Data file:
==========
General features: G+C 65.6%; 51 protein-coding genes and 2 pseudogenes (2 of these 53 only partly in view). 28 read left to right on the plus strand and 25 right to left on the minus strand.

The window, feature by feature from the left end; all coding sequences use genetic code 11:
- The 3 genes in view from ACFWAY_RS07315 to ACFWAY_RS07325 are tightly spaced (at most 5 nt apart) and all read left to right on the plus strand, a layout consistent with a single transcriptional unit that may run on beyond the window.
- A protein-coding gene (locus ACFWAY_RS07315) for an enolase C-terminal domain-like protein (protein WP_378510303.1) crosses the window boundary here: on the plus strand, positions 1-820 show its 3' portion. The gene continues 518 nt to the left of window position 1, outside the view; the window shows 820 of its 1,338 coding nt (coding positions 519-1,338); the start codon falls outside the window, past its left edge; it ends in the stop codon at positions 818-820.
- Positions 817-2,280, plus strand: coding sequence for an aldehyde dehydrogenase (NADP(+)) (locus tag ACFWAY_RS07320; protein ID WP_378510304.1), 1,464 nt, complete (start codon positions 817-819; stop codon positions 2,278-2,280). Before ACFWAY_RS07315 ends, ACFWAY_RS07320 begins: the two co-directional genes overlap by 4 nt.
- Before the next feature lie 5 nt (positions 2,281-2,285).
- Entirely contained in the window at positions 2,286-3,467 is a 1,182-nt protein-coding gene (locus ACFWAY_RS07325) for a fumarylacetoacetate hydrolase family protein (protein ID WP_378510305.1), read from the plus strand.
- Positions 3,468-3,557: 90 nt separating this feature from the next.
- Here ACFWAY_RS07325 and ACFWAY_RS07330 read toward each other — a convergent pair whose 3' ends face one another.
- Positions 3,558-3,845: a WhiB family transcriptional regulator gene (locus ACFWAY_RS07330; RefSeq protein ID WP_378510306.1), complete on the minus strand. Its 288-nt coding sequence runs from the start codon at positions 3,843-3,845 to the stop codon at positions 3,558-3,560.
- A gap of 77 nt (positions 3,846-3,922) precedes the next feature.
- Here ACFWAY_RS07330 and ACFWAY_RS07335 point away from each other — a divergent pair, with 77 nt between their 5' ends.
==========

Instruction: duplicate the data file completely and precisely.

General features: G+C 65.6%; 51 protein-coding genes and 2 pseudogenes (2 of these 53 only partly in view). 28 read left to right on the plus strand and 25 right to left on the minus strand.

The window, feature by feature from the left end; all coding sequences use genetic code 11:
- The 3 genes in view from ACFWAY_RS07315 to ACFWAY_RS07325 are tightly spaced (at most 5 nt apart) and all read left to right on the plus strand, a layout consistent with a single transcriptional unit that may run on beyond the window.
- A protein-coding gene (locus ACFWAY_RS07315) for an enolase C-terminal domain-like protein (protein WP_378510303.1) crosses the window boundary here: on the plus strand, positions 1-820 show its 3' portion. The gene continues 518 nt to the left of window position 1, outside the view; the window shows 820 of its 1,338 coding nt (coding positions 519-1,338); the start codon falls outside the window, past its left edge; it ends in the stop codon at positions 818-820.
- Positions 817-2,280, plus strand: coding sequence for an aldehyde dehydrogenase (NADP(+)) (locus tag ACFWAY_RS07320; protein ID WP_378510304.1), 1,464 nt, complete (start codon positions 817-819; stop codon positions 2,278-2,280). Before ACFWAY_RS07315 ends, ACFWAY_RS07320 begins: the two co-directional genes overlap by 4 nt.
- Before the next feature lie 5 nt (positions 2,281-2,285).
- Entirely contained in the window at positions 2,286-3,467 is a 1,182-nt protein-coding gene (locus ACFWAY_RS07325) for a fumarylacetoacetate hydrolase family protein (protein ID WP_378510305.1), read from the plus strand.
- Positions 3,468-3,557: 90 nt separating this feature from the next.
- Here ACFWAY_RS07325 and ACFWAY_RS07330 read toward each other — a convergent pair whose 3' ends face one another.
- Positions 3,558-3,845: a WhiB family transcriptional regulator gene (locus ACFWAY_RS07330; RefSeq protein ID WP_378510306.1), complete on the minus strand. Its 288-nt coding sequence runs from the start codon at positions 3,843-3,845 to the stop codon at positions 3,558-3,560.
- A gap of 77 nt (positions 3,846-3,922) precedes the next feature.
- Here ACFWAY_RS07330 and ACFWAY_RS07335 point away from each other — a divergent pair, with 77 nt between their 5' ends.